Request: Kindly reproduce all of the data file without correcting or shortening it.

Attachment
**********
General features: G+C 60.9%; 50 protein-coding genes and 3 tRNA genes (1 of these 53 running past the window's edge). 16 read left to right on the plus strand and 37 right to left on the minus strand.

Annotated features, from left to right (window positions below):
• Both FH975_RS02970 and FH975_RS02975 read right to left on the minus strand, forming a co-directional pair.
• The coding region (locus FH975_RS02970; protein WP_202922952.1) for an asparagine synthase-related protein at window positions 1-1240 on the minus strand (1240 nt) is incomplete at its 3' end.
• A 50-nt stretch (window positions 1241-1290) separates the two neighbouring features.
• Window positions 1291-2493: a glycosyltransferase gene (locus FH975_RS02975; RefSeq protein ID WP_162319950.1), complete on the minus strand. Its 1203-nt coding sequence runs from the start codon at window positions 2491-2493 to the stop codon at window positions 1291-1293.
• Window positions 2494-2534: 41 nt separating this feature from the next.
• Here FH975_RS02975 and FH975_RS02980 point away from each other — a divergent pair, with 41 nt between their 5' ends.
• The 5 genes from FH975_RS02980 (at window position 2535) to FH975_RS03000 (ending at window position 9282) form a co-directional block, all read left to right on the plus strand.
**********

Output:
General features: G+C 60.9%; 50 protein-coding genes and 3 tRNA genes (1 of these 53 running past the window's edge). 16 read left to right on the plus strand and 37 right to left on the minus strand.

Annotated features, from left to right (window positions below):
• Both FH975_RS02970 and FH975_RS02975 read right to left on the minus strand, forming a co-directional pair.
• The coding region (locus FH975_RS02970; protein WP_202922952.1) for an asparagine synthase-related protein at window positions 1-1240 on the minus strand (1240 nt) is incomplete at its 3' end.
• A 50-nt stretch (window positions 1241-1290) separates the two neighbouring features.
• Window positions 1291-2493: a glycosyltransferase gene (locus FH975_RS02975; RefSeq protein ID WP_162319950.1), complete on the minus strand. Its 1203-nt coding sequence runs from the start codon at window positions 2491-2493 to the stop codon at window positions 1291-1293.
• Window positions 2494-2534: 41 nt separating this feature from the next.
• Here FH975_RS02975 and FH975_RS02980 point away from each other — a divergent pair, with 41 nt between their 5' ends.
• The 5 genes from FH975_RS02980 (at window position 2535) to FH975_RS03000 (ending at window position 9282) form a co-directional block, all read left to right on the plus strand.